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Apr 11, 2014 - 09:15 PM
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Rookies Get Bigger-Than-Expected Darlington Stripes
Posted by: ASkyler on Apr 11, 2014 - 09:11 PM
Feature Articles
Rookies Get Bigger-Than-Expected Darlington Stripes

By Reid Spencer, NASCAR Wire Service

DARLINGTON, S.C.—Rookies and veterans alike expect to get a "Darlington stripe" whenever they compete at Darlington Raceway, but the two leading contenders for Sunoco Rookie of the Year this season got more than they bargained for during opening NASCAR Sprint Cup Series practice at the Lady in Black.

In two very similar incidents, Kyle Larson and Austin Dillon did more than just brush the wall off Turn 2—they clobbered it.

There was only one significant difference between the collisions. Dillon's team was able to repair his No. 3 Richard Childress Racing Chevrolet. Larson had to go to a backup car.

"Kyle came over and asked, 'Where did you hit?'" Dillon said. "I said 'Off Turn 2.' He said, 'Me too.' I said, 'Did you try to come off the wall and make it turn?' He said the exact same thing. So we're just learning, I guess.

"You get really tight. I felt good into (Turn) 1, and then through the middle. ... I get tight late around the corner--it just carries speed. Just hit the wall, but I learned a lot right there. Hopefully, it doesn't happen again."


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Larson's version of the conversation was essentially the same, as both rookies tried to learn from the experience.

"We were talking, and it sounded like the exact same thing that we were describing," Larson said as his Ganassi Racing team readied the backup No. 42 Chevy. "Difference is I have to get a backup out. Our backup, they said, is just as good as our primary, so we had a really good run before I hit the wall.

"Just learning, I'm mostly in the wall in (Turns) 3 and 4 and never hit off (Turn) 2. I killed the wall in (Turn) 2. We'll get back out here soon and I'm sure be fine."

Larson was 16th fastest in the backup car in the second practice session. Dillon was even better—seventh on the speed chart. And Larson and Dillon were sixth and eighth quickest, respectively, in consecutive 10-lap average speed.


During a two-day Goodyear tire test this week at Michigan International Speedway, Greg Biffle reported straightaway speeds of as much as 220 mph.

That's about 7 mph faster than NASCAR Sprint Cup Series drivers ran during practice last year, but, surprisingly, Biffle said the increased pace didn't affect the way he had to run the corners.

"It really didn't, believe it or not," Biffle told the NASCAR Wire Service before Friday's opening Sprint Cup practice at Darlington Raceway. "It makes it a little more like a qualifying lap more than anything. The corner was about the same. Let's keep in mind that it was 40-something degrees with a track temp of 66.

"So it was cold temperatures with high grip and they were testing tires that had more grip. They put a tire on the car that we're not going to race that went that fast. So on the standard tire, I think the (speed) was down maybe three or four mph from that."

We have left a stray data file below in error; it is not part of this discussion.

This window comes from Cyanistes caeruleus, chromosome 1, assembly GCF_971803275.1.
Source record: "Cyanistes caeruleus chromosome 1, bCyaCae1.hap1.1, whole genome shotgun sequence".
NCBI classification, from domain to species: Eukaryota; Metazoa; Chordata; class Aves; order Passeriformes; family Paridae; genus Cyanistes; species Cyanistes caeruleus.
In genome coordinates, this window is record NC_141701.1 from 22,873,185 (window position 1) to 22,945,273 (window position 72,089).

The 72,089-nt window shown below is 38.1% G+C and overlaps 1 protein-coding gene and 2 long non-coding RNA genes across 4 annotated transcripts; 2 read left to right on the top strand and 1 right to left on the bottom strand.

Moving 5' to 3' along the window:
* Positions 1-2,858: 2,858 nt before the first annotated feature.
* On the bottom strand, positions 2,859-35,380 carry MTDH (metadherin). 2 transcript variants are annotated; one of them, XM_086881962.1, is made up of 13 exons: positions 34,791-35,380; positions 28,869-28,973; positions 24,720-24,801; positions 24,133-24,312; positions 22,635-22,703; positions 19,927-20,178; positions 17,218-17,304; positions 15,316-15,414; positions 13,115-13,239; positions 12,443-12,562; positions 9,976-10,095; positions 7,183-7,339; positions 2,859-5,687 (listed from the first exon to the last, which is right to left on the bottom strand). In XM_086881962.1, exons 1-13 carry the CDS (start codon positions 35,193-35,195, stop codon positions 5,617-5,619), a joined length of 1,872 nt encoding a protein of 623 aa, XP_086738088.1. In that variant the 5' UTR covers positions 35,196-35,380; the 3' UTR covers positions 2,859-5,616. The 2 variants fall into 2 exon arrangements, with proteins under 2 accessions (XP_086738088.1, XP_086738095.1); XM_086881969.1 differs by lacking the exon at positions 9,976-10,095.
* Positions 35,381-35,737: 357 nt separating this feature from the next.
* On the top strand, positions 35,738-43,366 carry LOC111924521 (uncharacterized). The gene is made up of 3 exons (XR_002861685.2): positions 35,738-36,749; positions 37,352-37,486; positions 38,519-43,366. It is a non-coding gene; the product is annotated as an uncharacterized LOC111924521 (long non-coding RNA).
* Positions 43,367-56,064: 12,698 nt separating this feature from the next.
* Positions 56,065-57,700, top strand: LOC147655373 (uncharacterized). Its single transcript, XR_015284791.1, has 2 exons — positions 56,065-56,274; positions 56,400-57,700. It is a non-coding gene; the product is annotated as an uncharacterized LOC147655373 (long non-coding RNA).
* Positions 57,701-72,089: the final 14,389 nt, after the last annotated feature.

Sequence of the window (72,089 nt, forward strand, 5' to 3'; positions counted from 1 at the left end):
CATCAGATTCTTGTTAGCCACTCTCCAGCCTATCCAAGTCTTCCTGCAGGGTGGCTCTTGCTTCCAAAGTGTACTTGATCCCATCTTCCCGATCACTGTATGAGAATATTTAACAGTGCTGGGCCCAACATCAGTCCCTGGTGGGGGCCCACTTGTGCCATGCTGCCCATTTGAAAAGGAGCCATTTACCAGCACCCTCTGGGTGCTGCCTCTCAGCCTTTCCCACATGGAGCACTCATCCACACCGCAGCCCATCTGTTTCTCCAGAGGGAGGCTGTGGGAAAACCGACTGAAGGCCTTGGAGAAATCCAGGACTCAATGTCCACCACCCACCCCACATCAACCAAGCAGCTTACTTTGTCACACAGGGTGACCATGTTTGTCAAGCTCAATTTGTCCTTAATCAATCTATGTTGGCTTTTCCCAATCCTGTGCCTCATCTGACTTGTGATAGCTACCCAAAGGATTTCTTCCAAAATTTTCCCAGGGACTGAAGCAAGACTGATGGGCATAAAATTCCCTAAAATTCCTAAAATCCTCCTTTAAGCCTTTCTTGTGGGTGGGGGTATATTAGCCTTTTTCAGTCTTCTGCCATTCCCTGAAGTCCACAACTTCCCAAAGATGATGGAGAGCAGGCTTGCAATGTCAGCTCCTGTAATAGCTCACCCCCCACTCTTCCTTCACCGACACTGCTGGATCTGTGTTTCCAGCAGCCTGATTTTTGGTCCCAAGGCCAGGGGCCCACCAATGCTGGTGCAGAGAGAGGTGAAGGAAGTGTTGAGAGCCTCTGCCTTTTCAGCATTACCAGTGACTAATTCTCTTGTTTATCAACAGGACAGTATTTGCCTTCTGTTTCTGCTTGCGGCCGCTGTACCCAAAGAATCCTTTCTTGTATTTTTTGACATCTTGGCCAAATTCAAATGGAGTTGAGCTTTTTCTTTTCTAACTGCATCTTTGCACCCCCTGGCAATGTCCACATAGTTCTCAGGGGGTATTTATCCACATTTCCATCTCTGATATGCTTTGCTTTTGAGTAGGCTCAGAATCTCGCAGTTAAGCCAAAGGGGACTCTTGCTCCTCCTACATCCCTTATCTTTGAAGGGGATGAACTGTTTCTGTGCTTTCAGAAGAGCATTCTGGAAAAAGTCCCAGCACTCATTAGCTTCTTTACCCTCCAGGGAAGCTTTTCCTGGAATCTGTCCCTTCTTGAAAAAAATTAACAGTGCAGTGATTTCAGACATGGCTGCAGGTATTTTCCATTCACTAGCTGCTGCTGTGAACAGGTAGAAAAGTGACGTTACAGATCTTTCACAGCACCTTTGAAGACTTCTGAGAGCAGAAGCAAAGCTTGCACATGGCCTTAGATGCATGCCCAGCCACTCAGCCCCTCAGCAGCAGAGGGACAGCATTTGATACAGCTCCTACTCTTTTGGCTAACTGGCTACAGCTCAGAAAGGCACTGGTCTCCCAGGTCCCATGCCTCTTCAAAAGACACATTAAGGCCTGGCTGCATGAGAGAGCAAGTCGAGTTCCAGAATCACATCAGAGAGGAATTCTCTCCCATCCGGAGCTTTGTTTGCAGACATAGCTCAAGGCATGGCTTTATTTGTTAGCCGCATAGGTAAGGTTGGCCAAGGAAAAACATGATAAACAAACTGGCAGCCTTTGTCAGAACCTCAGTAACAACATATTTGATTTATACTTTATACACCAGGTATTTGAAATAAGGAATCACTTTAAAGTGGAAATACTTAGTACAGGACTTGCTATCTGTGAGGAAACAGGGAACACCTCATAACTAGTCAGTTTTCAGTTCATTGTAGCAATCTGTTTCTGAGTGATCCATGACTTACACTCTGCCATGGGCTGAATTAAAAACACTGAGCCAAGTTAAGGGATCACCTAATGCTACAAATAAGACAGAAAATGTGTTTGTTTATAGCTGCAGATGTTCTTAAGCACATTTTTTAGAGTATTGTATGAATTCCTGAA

Biffle expects Goodyear to bring more durable left-side tires to the recently repaved two-mile track.

"I'm not so worried about those end-of-the-straightaway speeds," he said. "We slow down a bit in the corners—that's the thing. When they get sustained that high, it makes it harder to pass and harder to race. Goodyear is trying to come up with a little more reliable tire, and I think they've done that.

"I'm thinking they are going with the dual zone tread possibly, or at least that is what they were leaning toward (for the right-side tires). We'll see what they come up with after all the data. I think that's a better tire, because it puts a little margin in the right front. They don't want to blow a right front at that track."


Now the real work begins for team owner Gene Haas, who received word he has been granted a license to race in Formula 1 by the Federation Internationale de l'Automobile (FIA), the governing body of F1 racing.

"Obviously, we're extremely pleased to have been granted a Formula One license by the FIA," Haas said in a statement released Friday. "It's an exciting time for me, Haas Automation and anyone who wanted to see an American team return to Formula One.

"Now, the really hard work begins. It's a challenge we embrace as we work to put cars on the grid. I want to thank the FIA for this opportunity and the diligence everyone put forth to see our license application come to fruition."

The FIA hasn't licensed new teams for F1 competition since 2010. Haas' F1 effort is independent of Stewart-Haas Racing, and SHR co-owner Tony Stewart has no involvement in the F1 project.


On Friday morning at Darlington Raceway, David Ragan surprised fans in the infield while pursuing the efforts of his sponsor, CSX, to support green initiatives.

Ragan toured the infield distributing recycle bags, chatting with fans and encouraging them to plant trees.

"CSX already had an environmental program in place where they pledged to plant one tree for every mile of railroad track they had, and they actually surpassed their goal, which is impressive," said Ragan, who is driving the CSX "Play it Safe" Ford for Front Row Motorsports this weekend.

"Now we're encouraging fans to follow their lead and plant some trees, too, by donating dollars to plant trees at NASCAR.com/Green.

CSX's "Trees for Tracks" program set a goal of 21,000 trees (corresponding to the number of miles of track) and exceeded that by 2,000 by the end of 2013.

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